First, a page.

BERLIN (AP) — The German government said Friday that the state-owned KfW bank is buying a 20 percent stake in electricity grid operator 50Hertz, fending off a bid from a Chinese company.
“The government has a strong interest in protecting critical energy infrastructure because of security policy considerations,” the economy ministry said in a statement on the decision.
50Hertz is one of four grid operators in Germany and supplies some 18 million people with electricity, mainly in the east of the country.
China’s state owned network operator SGCC had tried to buy a stake in 50Hertz earlier this year. Belgian firm Elia, which owns 80 percent of 50Hertz, will buy the remaining stake and sell it on to KfW.
Separately, German media reported that the government plans to veto a Chinese takeover of specialist engineering company Leifeld Metal Spinning, citing security concerns.
A spokesman for China’s foreign ministry expressed concern about the reported decision to veto the Leifeld bid.
“In the face of growing protectionism and unilateralism, as major world economies, China and Germany have a responsibility to jointly defend free trade and multilateralism,” said the spokesman, Geng Shuang.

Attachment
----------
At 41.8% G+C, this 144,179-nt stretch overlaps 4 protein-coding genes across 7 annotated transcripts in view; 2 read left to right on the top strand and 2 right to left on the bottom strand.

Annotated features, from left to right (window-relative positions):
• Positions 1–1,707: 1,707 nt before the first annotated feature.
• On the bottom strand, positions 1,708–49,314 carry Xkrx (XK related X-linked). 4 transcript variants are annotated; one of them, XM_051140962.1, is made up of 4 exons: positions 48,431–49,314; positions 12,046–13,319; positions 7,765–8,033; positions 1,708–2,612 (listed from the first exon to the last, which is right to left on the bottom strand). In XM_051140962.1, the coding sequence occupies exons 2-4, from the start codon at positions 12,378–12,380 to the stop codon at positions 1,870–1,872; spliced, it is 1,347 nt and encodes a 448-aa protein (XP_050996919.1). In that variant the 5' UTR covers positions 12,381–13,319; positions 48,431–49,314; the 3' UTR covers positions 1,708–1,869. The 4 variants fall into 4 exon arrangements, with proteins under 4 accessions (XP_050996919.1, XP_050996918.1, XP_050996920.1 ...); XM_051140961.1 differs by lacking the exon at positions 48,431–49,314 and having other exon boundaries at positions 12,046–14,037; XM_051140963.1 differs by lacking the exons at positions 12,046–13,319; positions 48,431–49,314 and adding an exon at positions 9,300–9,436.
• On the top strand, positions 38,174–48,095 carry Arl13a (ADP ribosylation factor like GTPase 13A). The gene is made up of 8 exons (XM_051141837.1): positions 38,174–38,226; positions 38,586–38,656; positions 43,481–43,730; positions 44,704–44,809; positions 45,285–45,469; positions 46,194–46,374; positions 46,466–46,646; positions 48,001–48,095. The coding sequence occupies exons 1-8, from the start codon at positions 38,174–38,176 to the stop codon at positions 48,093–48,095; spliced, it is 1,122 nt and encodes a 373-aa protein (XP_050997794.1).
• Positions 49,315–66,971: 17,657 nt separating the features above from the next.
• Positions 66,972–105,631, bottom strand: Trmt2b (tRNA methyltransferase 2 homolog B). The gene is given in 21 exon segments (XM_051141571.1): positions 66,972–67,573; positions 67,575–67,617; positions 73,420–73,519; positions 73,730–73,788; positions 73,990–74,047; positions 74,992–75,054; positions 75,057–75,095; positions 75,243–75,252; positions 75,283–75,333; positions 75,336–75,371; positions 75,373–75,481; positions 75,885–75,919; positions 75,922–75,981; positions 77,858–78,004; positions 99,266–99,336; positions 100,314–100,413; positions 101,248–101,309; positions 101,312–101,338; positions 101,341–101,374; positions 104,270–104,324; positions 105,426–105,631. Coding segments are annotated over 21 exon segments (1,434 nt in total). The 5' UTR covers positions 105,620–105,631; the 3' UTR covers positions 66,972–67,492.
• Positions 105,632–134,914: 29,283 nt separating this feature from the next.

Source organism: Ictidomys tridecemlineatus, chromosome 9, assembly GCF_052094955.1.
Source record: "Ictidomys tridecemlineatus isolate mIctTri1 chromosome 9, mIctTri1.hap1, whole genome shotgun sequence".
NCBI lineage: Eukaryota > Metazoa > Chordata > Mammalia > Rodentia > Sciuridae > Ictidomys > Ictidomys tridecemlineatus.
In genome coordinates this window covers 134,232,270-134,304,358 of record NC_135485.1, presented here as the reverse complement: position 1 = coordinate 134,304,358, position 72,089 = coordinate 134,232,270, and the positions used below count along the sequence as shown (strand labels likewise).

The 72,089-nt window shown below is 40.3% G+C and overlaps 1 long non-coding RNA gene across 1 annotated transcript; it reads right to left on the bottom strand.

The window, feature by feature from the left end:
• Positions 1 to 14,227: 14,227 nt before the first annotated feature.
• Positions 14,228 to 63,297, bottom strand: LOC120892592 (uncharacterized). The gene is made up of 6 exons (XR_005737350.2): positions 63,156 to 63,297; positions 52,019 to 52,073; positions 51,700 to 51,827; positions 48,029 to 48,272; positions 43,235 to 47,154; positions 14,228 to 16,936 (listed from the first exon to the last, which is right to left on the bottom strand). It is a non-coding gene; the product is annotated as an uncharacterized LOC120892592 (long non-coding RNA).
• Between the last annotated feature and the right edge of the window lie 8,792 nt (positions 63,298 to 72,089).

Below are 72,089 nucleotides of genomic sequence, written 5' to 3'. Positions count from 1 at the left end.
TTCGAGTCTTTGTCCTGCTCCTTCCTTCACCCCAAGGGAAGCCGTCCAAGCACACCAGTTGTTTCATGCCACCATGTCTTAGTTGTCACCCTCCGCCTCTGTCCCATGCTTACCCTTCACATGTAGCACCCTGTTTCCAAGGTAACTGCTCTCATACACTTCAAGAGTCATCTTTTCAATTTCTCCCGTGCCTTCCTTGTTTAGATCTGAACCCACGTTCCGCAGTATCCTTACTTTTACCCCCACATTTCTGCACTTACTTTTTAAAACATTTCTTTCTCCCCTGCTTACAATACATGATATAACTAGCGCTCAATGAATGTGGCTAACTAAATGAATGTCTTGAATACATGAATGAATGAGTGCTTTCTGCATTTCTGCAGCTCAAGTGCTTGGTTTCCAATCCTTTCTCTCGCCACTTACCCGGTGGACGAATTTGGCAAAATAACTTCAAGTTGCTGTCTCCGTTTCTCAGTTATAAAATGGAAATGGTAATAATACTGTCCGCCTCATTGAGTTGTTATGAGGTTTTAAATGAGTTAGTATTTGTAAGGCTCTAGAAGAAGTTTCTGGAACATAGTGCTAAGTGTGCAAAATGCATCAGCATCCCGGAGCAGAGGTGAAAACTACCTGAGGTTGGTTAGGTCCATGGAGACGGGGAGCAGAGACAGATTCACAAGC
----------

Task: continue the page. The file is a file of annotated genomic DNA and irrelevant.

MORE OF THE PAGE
“We hope Germany will see China’s investment objectively, enlarge market access and provide a level playing field with a stable institutional framework for Chinese companies’ responsible investments,” he added.
A senior official with Germany’s main business lobby group responded warily to the 50Hertz move, saying that KfW taking a stake in a company for security policy reasons is “problematic.”
“This must at most be an interim solution that is ended quickly,” said Stefan Mair of the Federation of German Industries. “Such a decision in an individual case carries the risk of impairing the climate for foreign investments.”